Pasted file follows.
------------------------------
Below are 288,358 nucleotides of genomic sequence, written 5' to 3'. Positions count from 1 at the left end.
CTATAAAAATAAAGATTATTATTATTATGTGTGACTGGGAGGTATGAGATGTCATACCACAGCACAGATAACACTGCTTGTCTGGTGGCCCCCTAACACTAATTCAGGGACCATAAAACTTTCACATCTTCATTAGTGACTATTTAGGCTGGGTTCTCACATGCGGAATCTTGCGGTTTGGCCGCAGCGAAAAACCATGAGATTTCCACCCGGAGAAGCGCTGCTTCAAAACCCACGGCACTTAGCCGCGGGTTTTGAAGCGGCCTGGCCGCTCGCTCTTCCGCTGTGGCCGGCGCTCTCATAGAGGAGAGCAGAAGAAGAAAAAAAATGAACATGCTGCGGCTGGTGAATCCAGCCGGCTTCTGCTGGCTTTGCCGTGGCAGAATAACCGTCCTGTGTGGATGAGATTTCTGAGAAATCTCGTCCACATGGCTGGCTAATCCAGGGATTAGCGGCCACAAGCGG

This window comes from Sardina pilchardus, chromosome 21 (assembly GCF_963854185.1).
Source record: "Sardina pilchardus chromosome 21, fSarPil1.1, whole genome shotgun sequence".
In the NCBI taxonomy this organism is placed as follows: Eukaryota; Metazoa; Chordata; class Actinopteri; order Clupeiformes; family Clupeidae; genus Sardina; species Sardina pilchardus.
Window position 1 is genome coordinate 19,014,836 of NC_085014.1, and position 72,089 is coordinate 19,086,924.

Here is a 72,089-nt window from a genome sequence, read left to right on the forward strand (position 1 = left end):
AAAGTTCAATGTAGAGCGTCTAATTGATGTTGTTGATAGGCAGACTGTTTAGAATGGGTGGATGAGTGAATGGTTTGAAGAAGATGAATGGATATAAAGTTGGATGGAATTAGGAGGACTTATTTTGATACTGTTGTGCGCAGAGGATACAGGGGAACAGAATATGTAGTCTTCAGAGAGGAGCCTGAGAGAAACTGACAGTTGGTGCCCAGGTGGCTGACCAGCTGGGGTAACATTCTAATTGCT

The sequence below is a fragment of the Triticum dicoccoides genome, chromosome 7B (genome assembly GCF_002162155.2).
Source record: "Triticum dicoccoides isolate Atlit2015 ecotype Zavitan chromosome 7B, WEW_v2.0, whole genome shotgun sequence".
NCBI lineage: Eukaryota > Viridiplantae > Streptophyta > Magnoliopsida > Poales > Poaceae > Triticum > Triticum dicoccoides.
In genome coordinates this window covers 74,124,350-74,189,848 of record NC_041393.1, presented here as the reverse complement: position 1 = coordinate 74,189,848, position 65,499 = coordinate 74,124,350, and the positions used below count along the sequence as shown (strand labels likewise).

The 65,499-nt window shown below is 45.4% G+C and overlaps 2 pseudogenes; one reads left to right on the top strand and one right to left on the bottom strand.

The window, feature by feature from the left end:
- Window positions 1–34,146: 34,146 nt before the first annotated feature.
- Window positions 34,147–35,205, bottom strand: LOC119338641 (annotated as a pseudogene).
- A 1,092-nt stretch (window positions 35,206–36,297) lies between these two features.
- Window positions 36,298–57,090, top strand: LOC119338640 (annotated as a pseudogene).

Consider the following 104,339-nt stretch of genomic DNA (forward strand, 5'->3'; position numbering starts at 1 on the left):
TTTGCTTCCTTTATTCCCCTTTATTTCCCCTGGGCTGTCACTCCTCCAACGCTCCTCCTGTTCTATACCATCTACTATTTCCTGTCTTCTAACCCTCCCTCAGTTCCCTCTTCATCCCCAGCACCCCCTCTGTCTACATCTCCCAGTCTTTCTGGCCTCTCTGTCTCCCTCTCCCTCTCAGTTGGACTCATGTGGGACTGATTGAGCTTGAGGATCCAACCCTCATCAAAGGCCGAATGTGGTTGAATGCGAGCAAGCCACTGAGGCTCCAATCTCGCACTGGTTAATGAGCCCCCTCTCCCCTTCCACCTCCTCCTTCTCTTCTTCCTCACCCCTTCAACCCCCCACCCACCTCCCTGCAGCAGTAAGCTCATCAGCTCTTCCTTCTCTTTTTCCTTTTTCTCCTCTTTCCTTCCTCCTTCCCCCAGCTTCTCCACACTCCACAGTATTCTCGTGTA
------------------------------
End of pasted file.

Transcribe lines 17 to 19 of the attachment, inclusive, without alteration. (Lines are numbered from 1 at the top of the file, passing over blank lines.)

- A 1,092-nt stretch (window positions 35,206–36,297) lies between these two features.
- Window positions 36,298–57,090, top strand: LOC119338640 (annotated as a pseudogene).

Consider the following 104,339-nt stretch of genomic DNA (forward strand, 5'->3'; position numbering starts at 1 on the left):